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Duane Gorman, Gorman Controls

Ventilation in Early Storage Key to Long-Term Storage Success

What happens during the earliest days of tuber storage sets the stage for long-term storage success. Potatoes need ventilation in their first two weeks of storage for three major reasons.

The first is to dry surface moisture and any adhered soil on the surface of the tubers, which would otherwise favour the growth of microorganisms. The greater the difference between the amount of moisture in the ventilating air and the amount on the surface of the tuber, the faster the drying. Because the vapour pressure differential decreases as moisture evaporates into the air, resulting in slower evaporation, it is important to adequately exhaust ventilating air. To determine when tubers’ surface moisture is adequately dried, watch for a decrease in the relative humidity of the return air.
The second reason to ventilate is to heal (suberize) any wounds sustained during harvest to decrease both weight loss and disease pressure. Process growers typically suberize by default as they hold at a warm temperature until optimal fry colour is achieved. Table stock growers often cool down without suberizing sufficiently.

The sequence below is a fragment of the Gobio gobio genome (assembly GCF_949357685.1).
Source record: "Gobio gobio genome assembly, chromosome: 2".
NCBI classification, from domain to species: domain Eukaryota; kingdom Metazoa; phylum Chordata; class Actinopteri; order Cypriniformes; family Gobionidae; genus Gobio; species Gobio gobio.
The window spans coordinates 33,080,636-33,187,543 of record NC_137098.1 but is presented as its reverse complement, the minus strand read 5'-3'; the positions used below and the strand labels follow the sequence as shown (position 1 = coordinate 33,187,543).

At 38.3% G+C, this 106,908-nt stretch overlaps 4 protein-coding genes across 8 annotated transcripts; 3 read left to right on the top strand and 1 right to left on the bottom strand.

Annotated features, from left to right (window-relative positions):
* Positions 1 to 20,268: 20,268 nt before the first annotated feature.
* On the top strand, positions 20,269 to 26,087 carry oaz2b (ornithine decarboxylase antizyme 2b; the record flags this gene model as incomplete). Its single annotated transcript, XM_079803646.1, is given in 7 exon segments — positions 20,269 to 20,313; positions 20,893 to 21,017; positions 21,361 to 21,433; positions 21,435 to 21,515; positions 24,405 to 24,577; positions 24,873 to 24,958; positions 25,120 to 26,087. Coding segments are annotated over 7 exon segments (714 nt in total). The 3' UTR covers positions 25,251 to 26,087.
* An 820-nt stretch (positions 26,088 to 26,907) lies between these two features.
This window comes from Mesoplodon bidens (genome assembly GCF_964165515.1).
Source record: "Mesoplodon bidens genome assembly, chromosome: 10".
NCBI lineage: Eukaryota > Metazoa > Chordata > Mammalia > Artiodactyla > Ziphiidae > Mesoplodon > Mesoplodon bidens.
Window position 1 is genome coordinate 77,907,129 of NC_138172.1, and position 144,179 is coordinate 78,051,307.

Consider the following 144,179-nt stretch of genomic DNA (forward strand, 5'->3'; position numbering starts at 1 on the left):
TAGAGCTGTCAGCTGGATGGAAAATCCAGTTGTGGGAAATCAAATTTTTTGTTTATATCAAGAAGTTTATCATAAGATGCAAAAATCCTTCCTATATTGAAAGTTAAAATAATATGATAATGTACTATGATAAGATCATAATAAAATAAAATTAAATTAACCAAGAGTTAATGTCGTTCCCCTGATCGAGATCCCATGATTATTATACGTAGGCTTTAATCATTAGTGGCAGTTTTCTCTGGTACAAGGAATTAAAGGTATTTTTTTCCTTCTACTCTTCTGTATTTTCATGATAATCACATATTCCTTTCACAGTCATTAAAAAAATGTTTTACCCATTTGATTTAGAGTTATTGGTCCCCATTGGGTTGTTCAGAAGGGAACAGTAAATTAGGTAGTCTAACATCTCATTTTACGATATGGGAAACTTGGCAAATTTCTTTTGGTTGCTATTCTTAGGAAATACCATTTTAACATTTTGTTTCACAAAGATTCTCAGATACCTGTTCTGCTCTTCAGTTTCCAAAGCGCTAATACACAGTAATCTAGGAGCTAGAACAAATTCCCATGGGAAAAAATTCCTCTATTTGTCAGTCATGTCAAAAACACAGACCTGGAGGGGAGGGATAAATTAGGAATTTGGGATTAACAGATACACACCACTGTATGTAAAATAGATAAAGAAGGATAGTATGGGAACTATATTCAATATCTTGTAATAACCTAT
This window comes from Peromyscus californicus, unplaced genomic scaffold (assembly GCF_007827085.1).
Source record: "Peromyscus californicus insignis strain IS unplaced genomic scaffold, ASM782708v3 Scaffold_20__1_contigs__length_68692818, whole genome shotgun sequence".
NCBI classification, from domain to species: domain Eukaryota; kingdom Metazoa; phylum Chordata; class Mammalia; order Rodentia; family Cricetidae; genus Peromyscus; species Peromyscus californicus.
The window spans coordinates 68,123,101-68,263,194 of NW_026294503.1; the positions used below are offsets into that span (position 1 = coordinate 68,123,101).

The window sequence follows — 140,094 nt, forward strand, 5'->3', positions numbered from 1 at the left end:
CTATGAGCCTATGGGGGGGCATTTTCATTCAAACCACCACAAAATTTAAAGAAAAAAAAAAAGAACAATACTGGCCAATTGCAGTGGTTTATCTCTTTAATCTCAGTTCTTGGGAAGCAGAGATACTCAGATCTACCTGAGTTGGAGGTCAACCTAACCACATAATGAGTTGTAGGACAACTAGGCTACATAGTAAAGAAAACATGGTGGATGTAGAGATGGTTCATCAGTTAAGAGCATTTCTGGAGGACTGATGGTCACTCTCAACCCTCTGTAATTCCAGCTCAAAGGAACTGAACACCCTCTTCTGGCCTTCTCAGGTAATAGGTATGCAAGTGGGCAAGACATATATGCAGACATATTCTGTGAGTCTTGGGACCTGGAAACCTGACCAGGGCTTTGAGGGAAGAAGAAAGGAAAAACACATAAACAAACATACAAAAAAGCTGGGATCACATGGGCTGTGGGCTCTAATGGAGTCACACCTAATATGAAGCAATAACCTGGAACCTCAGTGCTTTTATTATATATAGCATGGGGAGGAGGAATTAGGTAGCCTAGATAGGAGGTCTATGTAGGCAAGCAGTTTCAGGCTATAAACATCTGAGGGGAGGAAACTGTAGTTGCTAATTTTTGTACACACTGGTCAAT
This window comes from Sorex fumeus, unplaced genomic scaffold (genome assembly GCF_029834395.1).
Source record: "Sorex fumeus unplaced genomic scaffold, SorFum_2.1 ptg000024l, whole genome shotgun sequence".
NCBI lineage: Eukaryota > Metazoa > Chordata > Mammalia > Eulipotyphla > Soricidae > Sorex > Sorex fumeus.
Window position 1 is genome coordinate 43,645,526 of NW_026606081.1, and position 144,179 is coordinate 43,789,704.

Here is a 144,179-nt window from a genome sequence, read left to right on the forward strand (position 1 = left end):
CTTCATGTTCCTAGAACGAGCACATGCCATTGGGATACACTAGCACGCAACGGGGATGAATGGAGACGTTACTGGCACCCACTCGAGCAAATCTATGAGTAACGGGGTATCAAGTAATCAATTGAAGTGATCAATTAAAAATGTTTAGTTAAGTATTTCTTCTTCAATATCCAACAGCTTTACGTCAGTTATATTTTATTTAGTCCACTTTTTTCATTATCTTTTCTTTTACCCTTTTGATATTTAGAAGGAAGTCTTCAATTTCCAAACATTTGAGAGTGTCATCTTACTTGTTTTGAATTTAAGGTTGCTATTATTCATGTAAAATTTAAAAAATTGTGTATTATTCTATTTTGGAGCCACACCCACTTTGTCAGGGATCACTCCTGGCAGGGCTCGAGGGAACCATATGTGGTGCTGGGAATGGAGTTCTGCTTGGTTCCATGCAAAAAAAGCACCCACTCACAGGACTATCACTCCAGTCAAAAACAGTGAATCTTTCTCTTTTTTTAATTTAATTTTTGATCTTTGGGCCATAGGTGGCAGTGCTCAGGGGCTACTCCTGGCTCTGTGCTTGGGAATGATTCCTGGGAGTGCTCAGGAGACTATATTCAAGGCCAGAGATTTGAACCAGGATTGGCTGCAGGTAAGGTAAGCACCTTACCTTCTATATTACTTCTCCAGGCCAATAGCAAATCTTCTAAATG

Lastly, ventilation is necessary to remove the heat of respiration. Respiration it at its highest rate immediately after harvest, drops sharply over the next two weeks, and then evens out to a low, consistent level for the remainder of storage. Managing the heat of respiration is essential to prevent disease.

While ventilating is absolutely key to maximizing and maintaining tuber quality, it can have negative consequences if handled incorrectly.

Due to the existence of a vapour pressure differential during ventilation, moisture will start to be removed from the inside of tubers once available moisture has been evaporated from tubers’ surface. While internal drying occurs more slowly than surface evaporation, it will cause shrink and pressure bruise and cost yield and profit.

Ventilation must also stop if the dew point temperature is higher than the tubers’ temperature, otherwise ventilating air will condense on the crop.

Dew point can be calculated as follows:

Incoming air temperature in °F – ((100 – Relative Humidity)/5) = DP

So, ventilating air at 55°F and 95% relative humidity has a dew point of 54°F:

55 – ((100 – 95)/5) = 54

A simple dew point calculator is available at dpcalc.org.

If excess tuber moisture or high humidity mean drying is too slow, speed drying with heaters or dehumidifiers. Heaters are effective when the ambient temperature is cool as warming the air forces the intake of cool and dry outside air and the exhaust of high humidity air. A dehumidifier such as a door mounted refrigeration system speeds drying regardless of temperature.

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